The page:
So we spoke about it together, and I have decided to run a little Q&A from that talk as my “not review.” Oh, and by the way, just for the sake of context it is important to know that despite our leaving home on time to get to the show by its 20:30 start time, we arrived at least 15 minutes late due to the tragic accident of someone falling – or jumping? – onto the metro tracks on Line 6 at the Quai de la Gare station and causing us to lose nearly half an hour in getting out of the metro and finding a taxi and then having to wait to be taken to seats in the 900-seat theater. As a result of me being placed in a handicapped person’s seating area, my view of the show was not great (would the view have been better from a wheelchair? If not, this is scandalous.), and we missed the beginning of the show, and therefore perhaps some vital information on the game-plan of the spectacle.
The Q & A With Ornella Bonventre Answering Brad Spurgeon on James Thierrée’s Raoul
Ornella Bonventre & Brad Spurgeon Clowning
Question to Ornella from Brad.You were telling me that you enjoyed some of the technical aspects of the show, like the puppets but also James Thierrée’s physical movements. Why?
Answer from Ornella. I enjoyed the entire show from a technical point of view. I was very, very surprised because I wasn’t expecting anything. I wasn’t expecting a comical show, I wasn’t expecting a mime show, I wasn’t expecting him to be doing Charlie Chaplin. I was just expecting something very good – and in fact it was very good. I enjoyed the techniques he used as a director, because the structure of the show was based on principles that I am trying to use as a theater director too. For example, the puppet theater technique, or the use of the lights, the use of the space, the different levels of height he used on the stage throughout.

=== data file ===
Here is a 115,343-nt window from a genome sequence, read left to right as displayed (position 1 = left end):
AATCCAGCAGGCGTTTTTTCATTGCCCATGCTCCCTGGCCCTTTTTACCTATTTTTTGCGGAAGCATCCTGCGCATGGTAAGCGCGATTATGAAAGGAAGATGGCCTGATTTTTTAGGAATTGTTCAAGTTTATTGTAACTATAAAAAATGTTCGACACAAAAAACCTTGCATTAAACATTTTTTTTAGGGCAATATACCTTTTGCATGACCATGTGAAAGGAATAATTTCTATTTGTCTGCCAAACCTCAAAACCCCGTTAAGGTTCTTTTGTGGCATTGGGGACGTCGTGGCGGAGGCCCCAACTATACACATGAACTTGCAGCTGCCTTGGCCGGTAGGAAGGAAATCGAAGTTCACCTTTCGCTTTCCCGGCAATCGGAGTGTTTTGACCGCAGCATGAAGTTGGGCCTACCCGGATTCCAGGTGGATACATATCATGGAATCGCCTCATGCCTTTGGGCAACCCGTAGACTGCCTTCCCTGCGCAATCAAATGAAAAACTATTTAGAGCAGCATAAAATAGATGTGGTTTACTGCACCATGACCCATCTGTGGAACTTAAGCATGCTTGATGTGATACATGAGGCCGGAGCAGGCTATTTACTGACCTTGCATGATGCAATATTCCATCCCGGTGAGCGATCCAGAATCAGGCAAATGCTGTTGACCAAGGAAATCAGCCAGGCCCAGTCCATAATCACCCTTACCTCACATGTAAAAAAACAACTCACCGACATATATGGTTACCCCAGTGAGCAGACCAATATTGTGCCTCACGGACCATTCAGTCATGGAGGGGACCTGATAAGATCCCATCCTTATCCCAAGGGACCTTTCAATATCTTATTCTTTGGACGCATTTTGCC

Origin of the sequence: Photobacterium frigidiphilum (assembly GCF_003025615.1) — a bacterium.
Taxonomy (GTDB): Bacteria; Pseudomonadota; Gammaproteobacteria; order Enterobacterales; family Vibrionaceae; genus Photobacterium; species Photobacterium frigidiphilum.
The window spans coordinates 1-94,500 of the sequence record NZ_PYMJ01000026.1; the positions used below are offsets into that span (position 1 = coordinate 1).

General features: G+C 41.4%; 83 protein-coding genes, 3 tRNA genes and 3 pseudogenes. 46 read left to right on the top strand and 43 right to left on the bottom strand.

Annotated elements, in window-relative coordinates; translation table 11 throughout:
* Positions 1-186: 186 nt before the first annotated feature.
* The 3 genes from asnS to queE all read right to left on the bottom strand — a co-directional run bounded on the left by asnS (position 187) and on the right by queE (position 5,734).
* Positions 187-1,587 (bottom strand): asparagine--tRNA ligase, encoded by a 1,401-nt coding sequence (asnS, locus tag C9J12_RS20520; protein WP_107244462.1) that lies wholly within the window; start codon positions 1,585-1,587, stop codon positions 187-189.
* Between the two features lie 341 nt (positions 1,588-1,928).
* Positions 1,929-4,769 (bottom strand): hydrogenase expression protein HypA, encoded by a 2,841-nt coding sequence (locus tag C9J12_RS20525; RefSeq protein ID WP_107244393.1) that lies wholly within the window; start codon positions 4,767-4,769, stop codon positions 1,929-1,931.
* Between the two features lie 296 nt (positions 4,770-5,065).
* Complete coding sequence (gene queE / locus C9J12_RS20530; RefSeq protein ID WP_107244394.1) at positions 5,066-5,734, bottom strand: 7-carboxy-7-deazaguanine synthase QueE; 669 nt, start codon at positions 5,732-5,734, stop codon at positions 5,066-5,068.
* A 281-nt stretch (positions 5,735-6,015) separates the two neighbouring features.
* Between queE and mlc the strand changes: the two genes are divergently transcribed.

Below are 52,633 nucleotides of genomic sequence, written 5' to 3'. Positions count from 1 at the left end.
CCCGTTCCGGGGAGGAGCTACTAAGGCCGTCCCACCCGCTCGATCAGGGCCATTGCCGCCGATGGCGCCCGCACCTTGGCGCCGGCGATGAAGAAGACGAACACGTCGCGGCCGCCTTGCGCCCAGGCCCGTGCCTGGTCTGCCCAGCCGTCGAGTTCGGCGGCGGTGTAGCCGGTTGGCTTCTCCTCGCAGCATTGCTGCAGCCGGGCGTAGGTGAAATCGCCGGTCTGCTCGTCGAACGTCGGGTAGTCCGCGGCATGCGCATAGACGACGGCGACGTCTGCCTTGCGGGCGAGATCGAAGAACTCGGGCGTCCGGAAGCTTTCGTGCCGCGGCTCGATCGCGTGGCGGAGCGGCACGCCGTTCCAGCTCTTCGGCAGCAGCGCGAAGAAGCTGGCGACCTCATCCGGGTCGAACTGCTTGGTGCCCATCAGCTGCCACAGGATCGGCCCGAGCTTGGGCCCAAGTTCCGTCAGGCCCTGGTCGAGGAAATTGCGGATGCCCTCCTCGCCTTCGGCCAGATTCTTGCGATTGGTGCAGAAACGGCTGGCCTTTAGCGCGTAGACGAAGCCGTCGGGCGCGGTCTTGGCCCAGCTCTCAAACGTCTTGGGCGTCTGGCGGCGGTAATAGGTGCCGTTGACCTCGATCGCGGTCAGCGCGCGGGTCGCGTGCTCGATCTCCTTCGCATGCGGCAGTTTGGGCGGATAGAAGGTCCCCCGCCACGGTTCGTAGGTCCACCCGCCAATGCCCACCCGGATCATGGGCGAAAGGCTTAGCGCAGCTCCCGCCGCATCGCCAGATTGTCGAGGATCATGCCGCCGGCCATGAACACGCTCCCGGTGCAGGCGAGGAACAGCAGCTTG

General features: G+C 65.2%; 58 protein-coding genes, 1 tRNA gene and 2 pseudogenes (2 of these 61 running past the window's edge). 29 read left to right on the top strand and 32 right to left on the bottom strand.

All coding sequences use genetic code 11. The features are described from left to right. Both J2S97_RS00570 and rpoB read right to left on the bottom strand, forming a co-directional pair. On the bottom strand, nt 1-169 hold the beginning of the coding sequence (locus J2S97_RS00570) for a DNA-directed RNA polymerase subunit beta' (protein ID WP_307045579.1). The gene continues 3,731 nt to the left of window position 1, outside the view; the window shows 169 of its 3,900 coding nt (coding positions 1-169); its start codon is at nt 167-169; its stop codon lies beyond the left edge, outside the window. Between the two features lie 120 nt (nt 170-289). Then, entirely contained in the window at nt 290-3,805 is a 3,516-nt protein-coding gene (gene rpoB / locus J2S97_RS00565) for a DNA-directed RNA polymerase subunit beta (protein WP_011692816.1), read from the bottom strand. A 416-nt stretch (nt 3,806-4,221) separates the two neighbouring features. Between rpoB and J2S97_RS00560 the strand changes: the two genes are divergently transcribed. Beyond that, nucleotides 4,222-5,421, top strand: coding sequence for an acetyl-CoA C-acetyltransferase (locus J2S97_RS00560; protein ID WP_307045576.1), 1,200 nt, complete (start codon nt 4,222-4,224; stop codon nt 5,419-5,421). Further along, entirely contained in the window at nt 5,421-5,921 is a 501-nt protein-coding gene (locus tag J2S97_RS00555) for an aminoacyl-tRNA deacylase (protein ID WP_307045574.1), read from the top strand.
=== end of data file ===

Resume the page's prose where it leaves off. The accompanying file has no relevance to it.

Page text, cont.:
And I think this is something that James Thierrée had to face as the grandchild of Charlie Chaplin. He cannot just repeat what Charlie Chaplin did. He has to be something else, and probably something more and different and unique in his own way.
Q.What about the mixing of the huge puppets he used occasionally as well, the use of the giant stage set, and trapeze-like things, etc.?
A. I loved that because everything was transformed. Each object had its own life and was transformed into something else. And that’s very magical. And it is always the goal in my theater to obtain this result as well. And they were doing it with very traditional techniques. The puppets were built in a very simple way. And they were moved by people, not with machines, so there was nothing extraordinarily technical, and the materials also were simple, poor materials – like papier maché, simple cloths, etc.
A. Yes. I loved the use of sound in this show, the use of the soundtracks and the noises. And I think that they were necessary because they were also covering the noises of all of the huge machines that were moving up and down on the stage, the things from the floor to the ceiling, and the huge puppets. So the soundtrack was necessary to cover these sounds so that the audience would not be distracted and removed from the spell of the show by the unintended noises. It was very well done.
Q.For me the biggest problem was that I was waiting for, or expecting, a kind of storyline that I couldn’t find. So it was difficult for me to hitch in to the narrative. Was that something you found difficult too?
James Thierrée aloft in Raoul
A. Yes, there was no story…or possibly because we arrived late and we weren’t able to see the beginning of the show, and that might have helped to follow the story more. But even so, for me the story was: “Welcome to a magical world!” A world made of little things in which the objects have their own life, and the objects themselves were actors on the stage. Strange things were happening around this poor character who was reacting to what was happening around him. And he was very tender; he was the typical character of the clown, with the stupefaction, the wonderment about everything; every little thing became something extraordinary. This is the principle of the work that we saw. And it is something that I really adore – the magic of little things.